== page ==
Perhaps the biggest advantage the Imperial Japanese Navy held over the US Pacific Fleet in the summer of 1942 was that of training for night surface combat. The emphasis on seeking and winning night combat, like that of torpedo technology and employment, was born of necessity. The provisions of the Washington Naval Treaty ensured that the Japanese Fleet would be at a significant disadvantage in the Jutland-style fleet actions anticipated by both sides in the event of war between the US and Japan. Therefore, the IJN sought to master a doctrine that would largely negate the US advantage in numbers of ships and weight of broadside. Night tactics were the answer. Great emphasis on individual and squadron formation and maneuver procedures, communications, night gunnery, use of flares and searchlights, resulted in the skills of fighting a night surface engagement being raised to a near-art form . Conversely, the US Pacific Fleet, not wanting to squander its numerical and power advantage, emphasized a doctrine that looked to avoid night combat.

Even after Midway, the Imperial Japanese Navy remained a most formidable opponent. But the eastern horizon was growing increasingly dark. The United States Navy was expanding with lightning speed. US shipyards and factories had revved into high gear. New aircraft designs were entering service or mass production that outclassed any Japanese machines. And by August 1942, the following warships were on the ways or awaiting completion in American shipyards :

• Six Fleet Carriers

• Eight Light Carriers

• Twenty-two Escort Carriers

• Five Battleships

• Four Heavy Cruisers

• Nine Light Cruisers

• One hundred thirteen Destroyers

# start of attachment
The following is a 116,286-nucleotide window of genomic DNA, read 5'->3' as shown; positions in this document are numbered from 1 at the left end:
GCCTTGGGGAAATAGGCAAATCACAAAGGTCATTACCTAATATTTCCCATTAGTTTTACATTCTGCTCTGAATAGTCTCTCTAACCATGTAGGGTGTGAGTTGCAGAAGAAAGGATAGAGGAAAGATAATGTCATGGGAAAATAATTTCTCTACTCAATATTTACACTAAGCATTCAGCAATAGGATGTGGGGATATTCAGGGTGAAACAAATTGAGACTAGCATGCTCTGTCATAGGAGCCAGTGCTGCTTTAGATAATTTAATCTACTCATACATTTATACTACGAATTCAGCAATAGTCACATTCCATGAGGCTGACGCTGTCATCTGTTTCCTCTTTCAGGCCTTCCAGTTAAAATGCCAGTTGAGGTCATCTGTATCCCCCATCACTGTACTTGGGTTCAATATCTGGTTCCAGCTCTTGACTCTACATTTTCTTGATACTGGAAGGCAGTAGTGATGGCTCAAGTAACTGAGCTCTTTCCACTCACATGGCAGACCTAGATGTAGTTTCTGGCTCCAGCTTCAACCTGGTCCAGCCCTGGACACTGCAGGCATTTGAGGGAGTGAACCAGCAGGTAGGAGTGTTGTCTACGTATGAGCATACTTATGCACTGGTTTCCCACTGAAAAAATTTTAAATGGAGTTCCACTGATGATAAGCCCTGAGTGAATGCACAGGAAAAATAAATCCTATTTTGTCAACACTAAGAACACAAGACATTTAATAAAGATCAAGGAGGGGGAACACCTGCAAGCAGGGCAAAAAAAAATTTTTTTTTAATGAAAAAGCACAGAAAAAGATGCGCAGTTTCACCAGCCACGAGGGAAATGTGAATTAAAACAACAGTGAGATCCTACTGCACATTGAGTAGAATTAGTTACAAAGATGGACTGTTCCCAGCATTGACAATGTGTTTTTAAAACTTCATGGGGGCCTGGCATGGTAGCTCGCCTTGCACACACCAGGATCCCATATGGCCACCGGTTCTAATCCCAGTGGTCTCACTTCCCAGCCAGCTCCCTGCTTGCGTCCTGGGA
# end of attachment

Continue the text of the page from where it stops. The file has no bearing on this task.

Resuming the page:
• Twenty-nine Submarines

US Gleaves-class destroyer construction at Boston Navy Yard, 1942
US Gleaves-class destroyer construction at Boston Navy Yard, 1942

Yamamoto’s “sleeping giant”, was awakening. The Japanese had tipped the hourglass at Pearl Harbor. By August of 1942, the sand that measured the Japanese Navy’s pre-eminence in the Pacific had all but run out. The coming clash in the Solomons represented the last real chance for the Imperial Japanese Navy to inflict a strategic defeat upon the US Pacific Fleet.

USS Essex (CV 8) Launch, July 1942
USS Essex (CV 9) Launch, July 1942

Posted by SteelJaw in Air Force, Army, Marine Corps, Navy

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  • solomon

    I absolutely luv these historical “flashbacks”…I always thought that one of the hallmarks of the Marines was the fact that the history of the service is pounded into you from day one. With the other services, not so much. And with the Navy in particular it seems like such a waste. The history is so rich and proud, that to ignore it seems to be forgetting greatness and past heroes. I don’t want to put sailors back in dungarees but historical flashes done in a contemporary way might help bridge the future with the past. Its too important to allow it to languish.

  • Steeljaw Scribe


    Agree – which is why as we move further into this project there will be themes evolved that wrap the lessons learned then into today’s context. That, I think, is one of the values of not only being familiar with one’s heritage, but deeply understanding its context and contributions that are relevant today…
    w/r, SJS

  • Chris Goodrich

    George Santayana: “Those who cannot remember the past are condemned to repeat it.”

  • capospin

    Well said. That is what I am talking about.